Then on to Rome, where all of us Christians have a stake, Catholic or not, this is the last, and foremost of the Patriarchates formed by the Apostles themselves, and arguably, even for Orthodox and Protestants, the one formed by the man that Jesus himself said about, “Upon this Rock.” The current incumbent is in some ways disappointing. In the exchange of gifts, Trump gave him a first edition collection of the works of the Rev Dr. Martin Luther King, a highly appropriate gift, I think. In return, he received copies of Amoris Laetitia, Evangelii Gaudium and Laudato Si’. Am I the only one the who finds it a bit reminiscent of Obama giving Queen Elizabeth an I-pod with his speeches? That’s what I thought.

But writing in the aftermath of Manchester, our friend, Francis Phillips wrote in The Catholic Herald about Dietrich von Hildebrand.

In response to the Islamist terrorist atrocity on Monday night in Manchester, in which 22 innocent people died and 59 have been injured, some severely, so many questions arise: why wasn’t the suicide bomber apprehended earlier (there had been several complaints to the police about his behaviour)? Are sporadic acts of Islamist terrorism now a fact of life in Europe in the future? Is the misplaced ideology of multiculturalism to blame for this act of outrage and others like it? Can we confidently make a distinction between Islam that is peaceful and Islamism that isn’t?

These are natural human questions. But as Christians we have to ask other, deeper and more personal ones. I have been reading the chapter “Blessed are the peacemakers” in Dietrich von Hildebrand’s book Transformation Christ as a way of moving beyond the highly disquieting news in the media with all the anxious questions that flow from it.

As the author says, to imitate Christ necessarily involves a love of peace and “a horror of all forms of discord, disunion and dissension”. But that in itself is not enough: to love peace is to act in a way that will help to bring it about. “Ignoring objective evils does not establish true peace”; nor does a “passive tolerance of evil”, through moral cowardice or sloth. At an individual level this means that we have” to draw [our enemy’s] attention to the wrong he has done us.” It also means engaging with the wider society and for the same purpose.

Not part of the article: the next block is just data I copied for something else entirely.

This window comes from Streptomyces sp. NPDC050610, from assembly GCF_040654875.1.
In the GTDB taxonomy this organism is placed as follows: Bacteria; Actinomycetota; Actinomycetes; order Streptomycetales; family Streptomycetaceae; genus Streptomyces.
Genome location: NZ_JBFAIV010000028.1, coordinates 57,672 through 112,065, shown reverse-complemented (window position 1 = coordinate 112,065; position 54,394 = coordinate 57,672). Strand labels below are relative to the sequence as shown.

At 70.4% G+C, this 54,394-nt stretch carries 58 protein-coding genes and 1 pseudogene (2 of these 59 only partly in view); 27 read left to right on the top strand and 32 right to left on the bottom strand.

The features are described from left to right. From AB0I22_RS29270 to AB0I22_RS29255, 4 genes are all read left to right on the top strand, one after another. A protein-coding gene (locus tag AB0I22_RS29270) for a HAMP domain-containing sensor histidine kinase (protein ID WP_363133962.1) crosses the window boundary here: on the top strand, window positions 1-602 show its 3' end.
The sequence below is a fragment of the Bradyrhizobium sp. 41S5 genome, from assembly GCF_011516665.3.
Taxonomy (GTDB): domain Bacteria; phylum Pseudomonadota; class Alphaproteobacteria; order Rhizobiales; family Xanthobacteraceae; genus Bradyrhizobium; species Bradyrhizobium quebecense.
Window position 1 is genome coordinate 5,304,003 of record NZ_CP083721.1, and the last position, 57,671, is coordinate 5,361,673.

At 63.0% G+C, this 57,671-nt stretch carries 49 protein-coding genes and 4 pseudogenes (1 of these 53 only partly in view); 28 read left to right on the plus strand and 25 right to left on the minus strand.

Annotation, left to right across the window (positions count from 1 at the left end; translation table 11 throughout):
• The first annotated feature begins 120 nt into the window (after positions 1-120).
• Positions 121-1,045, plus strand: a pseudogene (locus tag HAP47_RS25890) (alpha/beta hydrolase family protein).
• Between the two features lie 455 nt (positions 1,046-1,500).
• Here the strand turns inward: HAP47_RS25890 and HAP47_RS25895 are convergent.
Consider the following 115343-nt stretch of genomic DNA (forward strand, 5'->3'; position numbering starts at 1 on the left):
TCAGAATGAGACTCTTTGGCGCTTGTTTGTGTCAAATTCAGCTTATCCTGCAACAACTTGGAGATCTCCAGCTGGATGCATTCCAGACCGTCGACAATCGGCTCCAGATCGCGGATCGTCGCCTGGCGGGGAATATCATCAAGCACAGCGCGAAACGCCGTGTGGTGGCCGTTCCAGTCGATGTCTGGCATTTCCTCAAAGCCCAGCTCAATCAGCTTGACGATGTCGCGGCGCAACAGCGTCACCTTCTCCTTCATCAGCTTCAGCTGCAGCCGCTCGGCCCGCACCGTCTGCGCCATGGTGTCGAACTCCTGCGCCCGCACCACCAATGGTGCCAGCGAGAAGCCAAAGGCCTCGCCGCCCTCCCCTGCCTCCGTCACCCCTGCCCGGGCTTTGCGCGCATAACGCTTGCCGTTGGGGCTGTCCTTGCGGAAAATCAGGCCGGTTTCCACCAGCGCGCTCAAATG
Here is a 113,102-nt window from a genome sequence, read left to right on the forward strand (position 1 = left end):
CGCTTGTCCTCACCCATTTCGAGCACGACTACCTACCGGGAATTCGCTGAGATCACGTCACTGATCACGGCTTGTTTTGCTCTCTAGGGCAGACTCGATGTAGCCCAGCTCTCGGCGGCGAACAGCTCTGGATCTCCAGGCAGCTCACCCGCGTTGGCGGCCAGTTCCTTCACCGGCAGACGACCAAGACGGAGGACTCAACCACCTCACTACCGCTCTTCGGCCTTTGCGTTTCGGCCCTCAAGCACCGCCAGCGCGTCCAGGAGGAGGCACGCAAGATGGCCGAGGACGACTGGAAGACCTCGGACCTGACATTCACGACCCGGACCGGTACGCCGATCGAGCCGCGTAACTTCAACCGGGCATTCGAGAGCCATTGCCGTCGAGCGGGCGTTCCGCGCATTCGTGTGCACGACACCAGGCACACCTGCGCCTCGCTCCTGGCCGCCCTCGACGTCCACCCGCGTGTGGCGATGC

As von Hildebrand points out, “Cowardly acquiescence is not the love of peace”. True peace can only be found in close communion with Christ. This relationship alone will give us the strength to “possess, irradiate and spread peace.” We cannot always avoid suffering in this world but we can at least show others what the peace of Christ means in our lives. It calls for courage as well; in particular the courage to point out that what society calls “tolerance” is often the opposite. Christian values are not always the same as “British values” – as Christians have learned to their cost.

Indeed so, Christianity, and its allied secular powers have not built the modern world by ignoring evil, nor will we maintain it by doing so.

Then there are the inexcusable leaks to the New York Time of evidentiary material from Manchester. The British (and American) people deserve far better from our bureaucracy, as does our President. Hopefully, dismissals and prosecutions will follow. Something else bears here, as well. The Senate would be well advised to get off its ample rear (or head, it’s hard to tell) and confirm Trump’s people, a lot of this, I’d bet has to do with unreconciled Obama appointees.

On the other hand, it might have had a bit to do with waking up a few British folk about how much HMG covers up, to the point that I am hearing the word Londonistan again. And amongst my friends, I sense a resolve to solve this problem, one that I (and they) fear that their government does not share. And that is a most charitable way of putting it.

If I were asked (I won’t be!) my advice to Mrs. May would be three words from Britain’s heroic past…

Who Dares Wins